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Oil prices slump over prolonged COVID-19 restrictions, Libya resumes production

Oil traders are panicky over the potential hit on oil prices following higher output in Libya.



Crude oil prices slumped on Monday over increasing concerns over prolonged coronavirus restrictions and the resumption of oil production by Libya’s National Oil Corporation (NOC) from certain fields and some exports of crude oil.

The oil company added that it will only restart production at safe fields and exports from safe ports.

The American headline crude, the WTI declined by about 5% to $39 per barrel while the Brent crude declined by 4.13% to $41.37 per barrel.

Oil traders are panicky over the potential hit on oil prices following higher output in Libya as it resumes production

NOC’s Chairman, Mustapha Sanalla, “Our main concern is to start production and exports taking into account the safety of workers and operations, as well as to prevent any attempts to politicize the national oil sector, which means that the NOC is doing its technical and non-political mission to resume operations in the safe areas and technical evaluation is underway in preparation for the start of production and exports.”

The company said the force majeure will be lifted from fields and ports that are free of the presence of paramilitary groups and mercenaries but remain in effect for those where there are still such groups, which will disrupt the work of NOC.

The head of the Libyan National Army, General Khalifa Haftar, whose troops, with assistance from other affiliated groups, shut Libya’s oil ports in January, announced the end of the blockade on Friday. This was on the same day, NOC’s Sanalla disclosed that the force majeure will only be lifted from facilities after they are demilitarized.

The blockade by the military had driven down the oil production in Libya to the current 100,000 barrels per day as against the 1.2 million barrel per day at the beginning of the year.

This latest development is likely to reverse the improvement in oil prices that followed the latest meeting of OPEC+, which gave a glimmer of hope for supply, if not demand.

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Oil prices drop, currently on anemic demand

OPEC Secretary-General Mohammed Barkindo admits fuel demand is looking “anemic.”



Crude oil prices drifted lower at the last trading session for the week. The drop is coming amidst a spike in COVID-19 cases across emerged markets which continues to weigh down on oil traders, as it is believed that the virus has curbed demand in two of the world’s biggest crude oil consuming areas.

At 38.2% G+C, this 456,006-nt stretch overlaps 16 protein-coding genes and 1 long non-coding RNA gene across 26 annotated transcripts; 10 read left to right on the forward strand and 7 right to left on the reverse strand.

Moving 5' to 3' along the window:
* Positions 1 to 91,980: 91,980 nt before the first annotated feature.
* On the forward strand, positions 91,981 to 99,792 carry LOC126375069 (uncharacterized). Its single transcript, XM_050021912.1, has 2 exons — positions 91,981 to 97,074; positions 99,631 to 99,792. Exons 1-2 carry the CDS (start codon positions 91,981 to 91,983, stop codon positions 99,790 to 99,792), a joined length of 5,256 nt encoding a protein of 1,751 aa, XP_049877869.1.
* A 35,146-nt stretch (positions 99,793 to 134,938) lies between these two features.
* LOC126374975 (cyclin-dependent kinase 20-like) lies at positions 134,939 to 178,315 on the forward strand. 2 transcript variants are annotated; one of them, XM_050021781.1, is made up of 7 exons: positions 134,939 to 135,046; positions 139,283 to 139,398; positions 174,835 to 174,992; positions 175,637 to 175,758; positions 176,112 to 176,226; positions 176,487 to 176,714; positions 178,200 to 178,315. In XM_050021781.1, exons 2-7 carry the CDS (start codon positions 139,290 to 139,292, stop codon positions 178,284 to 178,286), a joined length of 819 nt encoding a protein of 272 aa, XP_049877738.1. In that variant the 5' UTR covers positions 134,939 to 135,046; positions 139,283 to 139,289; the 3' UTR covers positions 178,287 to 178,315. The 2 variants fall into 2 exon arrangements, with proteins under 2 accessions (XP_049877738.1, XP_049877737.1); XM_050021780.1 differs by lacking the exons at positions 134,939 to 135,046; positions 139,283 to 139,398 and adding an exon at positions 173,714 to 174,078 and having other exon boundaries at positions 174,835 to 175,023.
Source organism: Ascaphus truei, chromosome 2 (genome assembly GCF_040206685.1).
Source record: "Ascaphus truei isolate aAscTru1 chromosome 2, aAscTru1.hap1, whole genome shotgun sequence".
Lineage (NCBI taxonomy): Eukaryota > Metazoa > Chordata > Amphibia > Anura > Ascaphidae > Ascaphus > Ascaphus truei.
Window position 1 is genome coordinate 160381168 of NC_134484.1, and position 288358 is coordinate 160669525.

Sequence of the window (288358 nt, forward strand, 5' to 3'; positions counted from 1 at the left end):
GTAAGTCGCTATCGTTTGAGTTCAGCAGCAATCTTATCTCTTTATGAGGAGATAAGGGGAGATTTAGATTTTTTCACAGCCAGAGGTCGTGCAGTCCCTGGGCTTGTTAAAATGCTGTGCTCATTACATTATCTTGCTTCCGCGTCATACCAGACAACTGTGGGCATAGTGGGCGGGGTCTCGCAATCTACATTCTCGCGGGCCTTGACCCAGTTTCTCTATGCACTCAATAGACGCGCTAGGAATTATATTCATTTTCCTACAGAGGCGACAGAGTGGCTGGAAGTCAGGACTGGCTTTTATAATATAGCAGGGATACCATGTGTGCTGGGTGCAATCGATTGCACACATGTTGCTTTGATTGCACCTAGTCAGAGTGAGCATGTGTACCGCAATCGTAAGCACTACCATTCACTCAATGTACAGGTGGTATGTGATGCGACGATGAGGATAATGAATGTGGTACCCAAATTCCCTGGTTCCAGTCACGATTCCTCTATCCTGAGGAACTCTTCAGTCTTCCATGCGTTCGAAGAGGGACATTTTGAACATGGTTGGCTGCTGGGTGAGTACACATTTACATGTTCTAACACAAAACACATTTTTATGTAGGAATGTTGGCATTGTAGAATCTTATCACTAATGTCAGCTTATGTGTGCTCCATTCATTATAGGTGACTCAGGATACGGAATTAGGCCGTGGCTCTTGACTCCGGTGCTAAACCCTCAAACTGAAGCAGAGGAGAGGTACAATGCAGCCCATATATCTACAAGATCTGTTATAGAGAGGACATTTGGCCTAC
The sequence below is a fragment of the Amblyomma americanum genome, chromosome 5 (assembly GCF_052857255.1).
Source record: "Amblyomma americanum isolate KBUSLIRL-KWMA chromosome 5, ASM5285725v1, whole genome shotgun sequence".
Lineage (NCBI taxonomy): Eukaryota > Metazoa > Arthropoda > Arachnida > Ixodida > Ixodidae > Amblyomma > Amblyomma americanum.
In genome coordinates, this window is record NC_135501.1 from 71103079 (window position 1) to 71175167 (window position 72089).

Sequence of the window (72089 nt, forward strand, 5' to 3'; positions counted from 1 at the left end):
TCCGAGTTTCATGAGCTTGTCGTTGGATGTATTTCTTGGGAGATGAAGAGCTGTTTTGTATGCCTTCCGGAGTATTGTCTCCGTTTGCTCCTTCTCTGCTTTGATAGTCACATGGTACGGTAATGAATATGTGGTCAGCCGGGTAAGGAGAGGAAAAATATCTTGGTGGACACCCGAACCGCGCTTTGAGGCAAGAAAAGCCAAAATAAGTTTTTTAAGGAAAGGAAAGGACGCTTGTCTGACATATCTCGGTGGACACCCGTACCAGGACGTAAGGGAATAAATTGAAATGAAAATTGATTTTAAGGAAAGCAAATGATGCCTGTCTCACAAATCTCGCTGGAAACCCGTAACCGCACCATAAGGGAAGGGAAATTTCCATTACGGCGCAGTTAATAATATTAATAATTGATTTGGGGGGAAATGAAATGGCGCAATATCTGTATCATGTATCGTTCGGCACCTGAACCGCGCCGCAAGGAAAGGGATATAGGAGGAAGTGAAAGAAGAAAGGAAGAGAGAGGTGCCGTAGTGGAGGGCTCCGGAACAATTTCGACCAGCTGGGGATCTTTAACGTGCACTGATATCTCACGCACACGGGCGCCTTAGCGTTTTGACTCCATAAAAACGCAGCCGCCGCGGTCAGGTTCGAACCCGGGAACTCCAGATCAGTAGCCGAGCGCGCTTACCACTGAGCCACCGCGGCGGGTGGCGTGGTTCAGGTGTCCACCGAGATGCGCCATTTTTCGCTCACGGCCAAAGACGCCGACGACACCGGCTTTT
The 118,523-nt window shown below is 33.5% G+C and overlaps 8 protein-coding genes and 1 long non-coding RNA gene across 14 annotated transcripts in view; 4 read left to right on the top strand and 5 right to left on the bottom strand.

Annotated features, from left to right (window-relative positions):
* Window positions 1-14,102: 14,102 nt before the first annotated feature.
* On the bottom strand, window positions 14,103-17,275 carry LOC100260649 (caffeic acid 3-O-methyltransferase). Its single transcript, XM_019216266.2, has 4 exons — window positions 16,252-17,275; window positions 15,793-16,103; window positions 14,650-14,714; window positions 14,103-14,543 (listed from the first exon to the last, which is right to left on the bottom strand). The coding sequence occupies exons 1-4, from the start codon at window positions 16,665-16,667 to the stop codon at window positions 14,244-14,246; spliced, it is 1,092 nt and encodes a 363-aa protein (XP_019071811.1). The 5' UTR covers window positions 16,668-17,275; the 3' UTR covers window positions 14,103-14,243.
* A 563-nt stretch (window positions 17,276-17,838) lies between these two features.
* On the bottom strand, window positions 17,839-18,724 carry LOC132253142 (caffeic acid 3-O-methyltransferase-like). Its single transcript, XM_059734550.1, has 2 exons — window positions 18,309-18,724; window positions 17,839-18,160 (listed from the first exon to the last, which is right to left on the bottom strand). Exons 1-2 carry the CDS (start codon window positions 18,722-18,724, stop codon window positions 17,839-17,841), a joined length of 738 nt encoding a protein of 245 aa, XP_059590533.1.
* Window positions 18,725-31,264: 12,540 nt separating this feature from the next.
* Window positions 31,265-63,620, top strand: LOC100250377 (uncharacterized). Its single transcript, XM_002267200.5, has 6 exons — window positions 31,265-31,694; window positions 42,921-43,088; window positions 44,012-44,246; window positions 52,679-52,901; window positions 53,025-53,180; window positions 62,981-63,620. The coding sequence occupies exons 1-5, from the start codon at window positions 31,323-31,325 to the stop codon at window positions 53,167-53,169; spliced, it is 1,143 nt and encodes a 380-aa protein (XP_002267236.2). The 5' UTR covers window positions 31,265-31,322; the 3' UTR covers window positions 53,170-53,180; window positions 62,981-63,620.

OPEC+ plans to reduce its current supply cuts of 7.7 million barrels per day (bpd) by 2 million bpd in January, as OPEC Secretary-General Mohammed Barkindo admits that fuel demand is looking “anemic.”

Brent crude futures (LCOc1) lost about 0.9%, to trade at $42.73 a barrel at the time this report was drafted, while U.S. West Texas Intermediate (WTI) crude futures lost 0.9%, to trade at $40.58 a barrel.

However, with their prevailing price levels, both major crude oil benchmarks are heading for small gains this week.

A technical committee of the OPEC+ ended a meeting yesterday expressing their fears over rising oil supply, as reduced human mobility aimed at limiting the spread of COVID-19 has also curbed fuel usage.

What they are saying

Stephen Innes, Chief Global Market Strategist at Axi, in an explanatory note to our source, gave his outlook for the fragile oil market.

“There is a high probability of a supportive decision from the OPEC+ meeting at the end of November if the demand outlook remains cloudy, especially with COVID-19 spreading rampantly across Europe and with flashpoints igniting in other parts of the world.

“With COVID-19 fears ravishing the world, I am unsure if an OPEC extension of current quotas will still be considered the magic bullet for the oil price recovery.

“That said, a recovery in risk markets like stocks on ongoing stimulus deal might also echo in oil markets.”